It’s not always this easy

We all hope to find the answers readily available like the below from the Revolutionary War pension application of Jacob Higginbotham. [i]

Here, Jacob’s son, John, gave the date of his parents’ marriage, names of all the children along with their dates of birth.  We see that Joseph and Benjamin are twins and that Jacob Senior died in January 1836.


Truth is, these can be found but are very rare indeed, normally we have to hunt and search for them.  Even now I am trying to determine which, if any, of these children are the father to a specific Higginbotham.


Sometimes the answers are well hidden and we must use all possible records.  The above came from a military pension record which is where I found proof that one of my scoundrel 2nd great grandfathers ran out on wife number 1 and therefore was never legally married to wife number 2.  If you see that there is a pension record, you should get it.  Whether it is a military pension or a railroad pension.  In them, they were required to show evidence of marriage if the spouse was to get any benefits, same with children.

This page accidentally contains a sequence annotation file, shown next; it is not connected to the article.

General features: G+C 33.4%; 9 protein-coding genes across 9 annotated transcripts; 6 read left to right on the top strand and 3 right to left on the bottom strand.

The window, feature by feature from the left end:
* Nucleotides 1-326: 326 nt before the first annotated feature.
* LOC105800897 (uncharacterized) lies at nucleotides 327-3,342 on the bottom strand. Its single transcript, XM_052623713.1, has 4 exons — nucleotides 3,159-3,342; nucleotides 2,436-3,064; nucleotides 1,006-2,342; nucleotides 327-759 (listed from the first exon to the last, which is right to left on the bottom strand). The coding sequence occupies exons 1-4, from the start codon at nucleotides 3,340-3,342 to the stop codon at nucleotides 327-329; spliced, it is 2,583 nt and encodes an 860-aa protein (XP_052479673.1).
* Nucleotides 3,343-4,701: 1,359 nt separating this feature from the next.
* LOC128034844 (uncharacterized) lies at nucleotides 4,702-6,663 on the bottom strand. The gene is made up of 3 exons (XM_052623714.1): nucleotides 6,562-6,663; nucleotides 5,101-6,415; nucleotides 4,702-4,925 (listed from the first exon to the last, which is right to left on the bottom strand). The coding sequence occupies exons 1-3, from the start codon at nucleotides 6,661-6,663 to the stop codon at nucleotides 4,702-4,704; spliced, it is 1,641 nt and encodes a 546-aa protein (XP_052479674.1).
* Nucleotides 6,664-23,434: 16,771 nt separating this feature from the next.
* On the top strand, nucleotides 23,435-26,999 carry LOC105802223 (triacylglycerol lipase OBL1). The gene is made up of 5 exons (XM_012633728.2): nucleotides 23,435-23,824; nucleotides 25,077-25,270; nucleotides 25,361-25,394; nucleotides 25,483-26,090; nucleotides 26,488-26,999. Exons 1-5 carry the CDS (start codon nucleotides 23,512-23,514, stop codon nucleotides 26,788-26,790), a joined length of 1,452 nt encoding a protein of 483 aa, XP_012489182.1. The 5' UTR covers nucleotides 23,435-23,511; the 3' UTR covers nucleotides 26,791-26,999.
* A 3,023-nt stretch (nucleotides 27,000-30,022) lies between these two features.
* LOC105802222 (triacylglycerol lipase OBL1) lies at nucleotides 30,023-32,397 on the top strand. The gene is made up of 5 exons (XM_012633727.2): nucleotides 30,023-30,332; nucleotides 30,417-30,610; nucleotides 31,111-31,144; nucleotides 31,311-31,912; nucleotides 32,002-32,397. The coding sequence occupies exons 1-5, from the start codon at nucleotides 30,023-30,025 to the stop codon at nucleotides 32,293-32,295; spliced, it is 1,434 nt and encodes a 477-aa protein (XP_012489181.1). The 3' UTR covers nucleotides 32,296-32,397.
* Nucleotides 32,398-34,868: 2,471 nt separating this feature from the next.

After looking in all the standard places like census records; birth, marriage, and death registers; probate, and land records, you should start looking at possible military service, church affiliations, and even historic government meeting minutes.


Sometimes you will need to think outside the box.  I have found missing information in Visa applications, in history books that are written about a neighbor but the family of interest gets caught up in the storytelling.  I have found proof on how to distinguish a previously unknown son with the same name as his father in a small memoir book written by someone else.

[i] Higginbotham, Jacob Revolutionary War Pension and Bounty Land Warrant Applications, pension number R 4977, ( accessed 24 May 2021) citing NARA publication M804.